Funerals/casket viewing


is it possible to have a casket viewing if the person was found deceased for 3 days or is it not possible to be embalmed for the viewing?

You've described a situation that embalming, known as the "Restorative Art", has been designed to remedy.

When viewing (showing the deceased in an open casket during the funeral service) is desired and the body itself has been visibly damaged, either in an accident, or in a case like this one where the body has already undergone a period of decomposition such that its appearance may be highly disturbing to visitors, embalming is the technique that's used to make the body presentable.

An important note: embalming is NOT required for health and safety reasons, according to the World Health Organization, unless the person died of a reportable infectious disease. It is an aesthetic decision only.

Since the embalming is primarily for viewing purposes (viewing is an American practice, and not so common elsewhere) a conversation with the mortician/embalmer will help you both decide if embalming will get the results you desire.

If embalming is objectionable because of the toxic chemicals involved (the body is destined for a natural burial, for example) an embalming can be done with less-toxic chemicals. Good embalmers have access to these solutions.

In the case of a body that's been decomposing for more than a couple of days, especially in Summer, strong odors may be present during the funeral, viewing or not, and might be managed with odor absorbers instead of embalming; it depends on the situation. Natural ones are available to funeral directors that minimize the presence of synthetic products in the casket whether it's going to be burned or buried.

Ultimately, the decision to view - and to embalm - is a joint one between the next of kin with control of the body and the funeral home providing the viewing service. However, the funeral director reserves the right to refuse to allow a viewing if they believe the body is just "too far gone" and might reflect poorly on their firms' services. This is a situation in which an experienced funeral home should be able to give you the guidance you need.

For a somewhat irreverent but educational view on the so-called dangers of dead bodies, here's Caitlin Doughty of "Ask a Mortician" on the subject:

Thank you for the question and the opportunity to share this answer with our wider community.


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Cynthia Beal


Typical questions include 1) Where can I go for a natural burial? 2) What types of coffins, urns and other "packaging" are best for natural decomposition? 3)How do I plan for a natural funeral? 4) Do I have to be embalmed? and other questions in this vein. I'm available to answer general consumer questions about natural burial, home and natural funerals, and sustainable cemetery management. I answer questions about general cemetery matters, and offer suggestions about how to deal with remains, cremated or buried, interment rights, rules for cemeteries and plot owners, covering conventional as well as alternative options. I also answer questions from professionals, home funeral guides, and family members about how to manage a natural funeral either in the mortuary or at the home, how to best use natural coffins and urns, and how to convert cemeteries to natural, sustainable practices. I will answer questions from volunteer cemetery managers about how to offer natural burial in their rural, Pioneer, or non-profit cemeteries. If I don't know an answer I'll refer the questioner to someone who does. DISCLAIMER -- I am a certified pre-need sales person in the State of Oregon. I am not a licensed attorney, tax adviser, estate planner, funeral director, embalmer, accountant, public official, or any other professional that may be associated with issues the question brings up and any answers I provide should not be relied upon if such expertise is required by the asker (as per the All Expert suggestion). I provide my own personal opinions, based on my experience in business, Nature and its systems, and with human beings after 55 years of life on the planet.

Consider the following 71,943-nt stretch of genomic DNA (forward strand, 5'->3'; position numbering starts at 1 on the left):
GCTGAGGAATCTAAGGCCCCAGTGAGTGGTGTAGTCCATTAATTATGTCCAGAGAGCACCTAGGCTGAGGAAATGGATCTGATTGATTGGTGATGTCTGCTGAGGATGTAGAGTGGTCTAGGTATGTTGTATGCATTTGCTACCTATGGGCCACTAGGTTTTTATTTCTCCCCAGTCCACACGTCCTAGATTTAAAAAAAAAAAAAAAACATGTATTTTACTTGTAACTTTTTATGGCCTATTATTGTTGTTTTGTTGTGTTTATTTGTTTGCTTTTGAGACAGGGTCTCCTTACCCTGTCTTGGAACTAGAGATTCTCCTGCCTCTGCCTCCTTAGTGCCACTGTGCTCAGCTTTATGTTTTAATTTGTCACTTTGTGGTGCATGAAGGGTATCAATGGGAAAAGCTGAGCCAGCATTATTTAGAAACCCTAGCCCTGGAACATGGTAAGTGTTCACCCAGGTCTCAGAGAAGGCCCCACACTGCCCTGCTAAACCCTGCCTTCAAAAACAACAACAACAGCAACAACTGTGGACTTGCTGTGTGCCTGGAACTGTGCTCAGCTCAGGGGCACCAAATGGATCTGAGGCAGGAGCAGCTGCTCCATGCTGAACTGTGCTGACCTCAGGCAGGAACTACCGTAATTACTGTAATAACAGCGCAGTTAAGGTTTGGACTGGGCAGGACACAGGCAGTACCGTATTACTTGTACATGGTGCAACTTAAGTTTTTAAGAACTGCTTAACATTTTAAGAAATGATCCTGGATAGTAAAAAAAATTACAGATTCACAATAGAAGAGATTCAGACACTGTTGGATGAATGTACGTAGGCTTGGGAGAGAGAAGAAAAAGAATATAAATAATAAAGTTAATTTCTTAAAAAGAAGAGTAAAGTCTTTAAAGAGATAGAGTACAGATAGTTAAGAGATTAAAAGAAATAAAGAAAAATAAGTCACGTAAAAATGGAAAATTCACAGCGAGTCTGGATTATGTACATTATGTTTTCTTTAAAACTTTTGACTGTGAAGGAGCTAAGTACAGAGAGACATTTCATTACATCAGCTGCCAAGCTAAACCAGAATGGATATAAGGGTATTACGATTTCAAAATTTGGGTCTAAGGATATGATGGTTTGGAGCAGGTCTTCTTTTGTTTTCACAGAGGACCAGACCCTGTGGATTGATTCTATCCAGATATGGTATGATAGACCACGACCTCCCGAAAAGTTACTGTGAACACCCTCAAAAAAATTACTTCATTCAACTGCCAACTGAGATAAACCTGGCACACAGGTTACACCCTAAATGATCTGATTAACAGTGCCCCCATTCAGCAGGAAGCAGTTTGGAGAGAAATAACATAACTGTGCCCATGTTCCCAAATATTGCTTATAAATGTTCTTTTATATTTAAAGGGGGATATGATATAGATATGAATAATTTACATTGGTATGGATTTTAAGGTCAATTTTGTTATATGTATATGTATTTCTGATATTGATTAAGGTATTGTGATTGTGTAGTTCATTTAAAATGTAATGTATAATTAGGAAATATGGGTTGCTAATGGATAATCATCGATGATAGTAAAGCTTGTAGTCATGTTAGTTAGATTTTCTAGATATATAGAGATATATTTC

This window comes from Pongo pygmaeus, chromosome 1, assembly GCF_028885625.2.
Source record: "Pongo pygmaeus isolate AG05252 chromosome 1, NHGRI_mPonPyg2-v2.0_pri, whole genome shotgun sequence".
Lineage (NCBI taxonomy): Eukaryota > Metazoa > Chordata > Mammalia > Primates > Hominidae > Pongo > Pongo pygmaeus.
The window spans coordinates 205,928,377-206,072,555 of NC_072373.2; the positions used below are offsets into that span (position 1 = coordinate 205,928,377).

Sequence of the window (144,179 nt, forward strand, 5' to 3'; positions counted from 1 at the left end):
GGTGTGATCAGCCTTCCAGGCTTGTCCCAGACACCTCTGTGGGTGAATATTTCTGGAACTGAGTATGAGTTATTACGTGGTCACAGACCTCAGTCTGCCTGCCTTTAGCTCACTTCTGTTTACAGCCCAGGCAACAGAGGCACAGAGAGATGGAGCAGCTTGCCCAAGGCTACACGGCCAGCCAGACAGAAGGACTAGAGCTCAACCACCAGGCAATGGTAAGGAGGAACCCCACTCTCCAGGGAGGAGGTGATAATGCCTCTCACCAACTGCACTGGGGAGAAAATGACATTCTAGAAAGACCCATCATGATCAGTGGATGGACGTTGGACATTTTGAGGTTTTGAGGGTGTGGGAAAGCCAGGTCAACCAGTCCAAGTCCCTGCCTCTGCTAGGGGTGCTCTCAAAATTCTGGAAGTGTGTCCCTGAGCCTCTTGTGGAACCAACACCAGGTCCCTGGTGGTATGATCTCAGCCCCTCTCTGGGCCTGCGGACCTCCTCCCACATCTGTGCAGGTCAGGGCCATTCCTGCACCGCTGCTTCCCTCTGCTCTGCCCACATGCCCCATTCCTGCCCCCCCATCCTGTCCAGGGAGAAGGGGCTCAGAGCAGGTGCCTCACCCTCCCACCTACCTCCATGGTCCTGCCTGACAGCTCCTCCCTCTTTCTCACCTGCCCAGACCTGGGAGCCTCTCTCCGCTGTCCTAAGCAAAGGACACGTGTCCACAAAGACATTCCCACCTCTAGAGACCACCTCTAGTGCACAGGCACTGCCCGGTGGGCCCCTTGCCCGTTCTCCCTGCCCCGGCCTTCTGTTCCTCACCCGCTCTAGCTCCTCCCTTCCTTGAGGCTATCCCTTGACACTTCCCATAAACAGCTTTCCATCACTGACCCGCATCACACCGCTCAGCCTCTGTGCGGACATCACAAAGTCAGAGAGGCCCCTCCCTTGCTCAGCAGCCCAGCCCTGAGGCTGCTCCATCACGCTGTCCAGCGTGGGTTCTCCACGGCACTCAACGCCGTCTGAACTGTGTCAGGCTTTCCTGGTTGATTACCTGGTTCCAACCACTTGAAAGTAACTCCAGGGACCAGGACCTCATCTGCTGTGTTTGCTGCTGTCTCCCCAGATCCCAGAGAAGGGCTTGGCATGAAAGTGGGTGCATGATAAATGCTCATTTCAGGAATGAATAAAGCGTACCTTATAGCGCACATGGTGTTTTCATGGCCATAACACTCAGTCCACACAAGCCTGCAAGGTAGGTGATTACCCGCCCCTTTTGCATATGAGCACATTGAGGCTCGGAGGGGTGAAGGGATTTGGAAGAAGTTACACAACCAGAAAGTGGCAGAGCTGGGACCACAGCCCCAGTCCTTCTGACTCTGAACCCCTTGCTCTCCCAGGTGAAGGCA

Natural burial and sustainable cemetery management experience: I'm the founder of the Natural Burial Company and a member of the Cemetery Association of Oregon. Over 25 years in the natural products industry, and over a decade of running the Natural Burial Company, founded in 2004. I've done some consulting for existing and start-up natural cemetery operations. I'm currently an instructor at Oregon State University, facilitating the creation of a program in sustainable cemetery management and stimulating research in cemetery-oriented processes and functions, and I own two historic cemeteries the feature natural burial, based in Oregon.

ICCFA - International Cemetery, Crematory and Funeral Association Green Business Network Funeral Consumers Alliance

American Cemetery Magazine; Funeral Business Advisor; Real Goods Source Book; American Funeral Director Magazine, etc.

There is no degree in natural burials or funerals, and no accredited education provided for sustainable cemetery management. We're developing a program at Oregon State University but it hasn't fully launched yet.

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